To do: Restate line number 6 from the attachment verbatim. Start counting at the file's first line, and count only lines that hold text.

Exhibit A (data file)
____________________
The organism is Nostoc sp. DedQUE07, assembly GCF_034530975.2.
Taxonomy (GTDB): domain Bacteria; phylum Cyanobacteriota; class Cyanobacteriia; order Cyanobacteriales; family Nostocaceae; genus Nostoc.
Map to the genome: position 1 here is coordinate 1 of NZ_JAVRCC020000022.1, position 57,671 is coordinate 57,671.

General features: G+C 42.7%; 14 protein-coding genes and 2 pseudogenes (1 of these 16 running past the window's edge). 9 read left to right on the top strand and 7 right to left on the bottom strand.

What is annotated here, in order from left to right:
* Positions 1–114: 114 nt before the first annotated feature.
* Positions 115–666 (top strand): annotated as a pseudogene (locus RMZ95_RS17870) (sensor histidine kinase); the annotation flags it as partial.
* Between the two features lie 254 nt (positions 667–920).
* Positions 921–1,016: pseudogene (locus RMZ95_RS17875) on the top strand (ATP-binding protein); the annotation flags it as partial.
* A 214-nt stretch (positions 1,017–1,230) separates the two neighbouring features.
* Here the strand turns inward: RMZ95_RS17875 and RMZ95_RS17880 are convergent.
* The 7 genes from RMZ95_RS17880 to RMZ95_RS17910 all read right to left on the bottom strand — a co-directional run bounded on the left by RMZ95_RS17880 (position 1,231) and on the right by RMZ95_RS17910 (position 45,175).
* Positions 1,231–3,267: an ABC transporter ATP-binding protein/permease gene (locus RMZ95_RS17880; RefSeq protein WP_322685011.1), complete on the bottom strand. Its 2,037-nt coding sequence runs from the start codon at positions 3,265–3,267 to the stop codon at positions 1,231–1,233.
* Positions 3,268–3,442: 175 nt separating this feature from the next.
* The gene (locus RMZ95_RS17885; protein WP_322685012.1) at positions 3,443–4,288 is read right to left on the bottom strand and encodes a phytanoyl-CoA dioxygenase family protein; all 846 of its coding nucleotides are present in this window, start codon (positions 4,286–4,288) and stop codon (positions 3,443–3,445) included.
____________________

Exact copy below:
* Positions 1–114: 114 nt before the first annotated feature.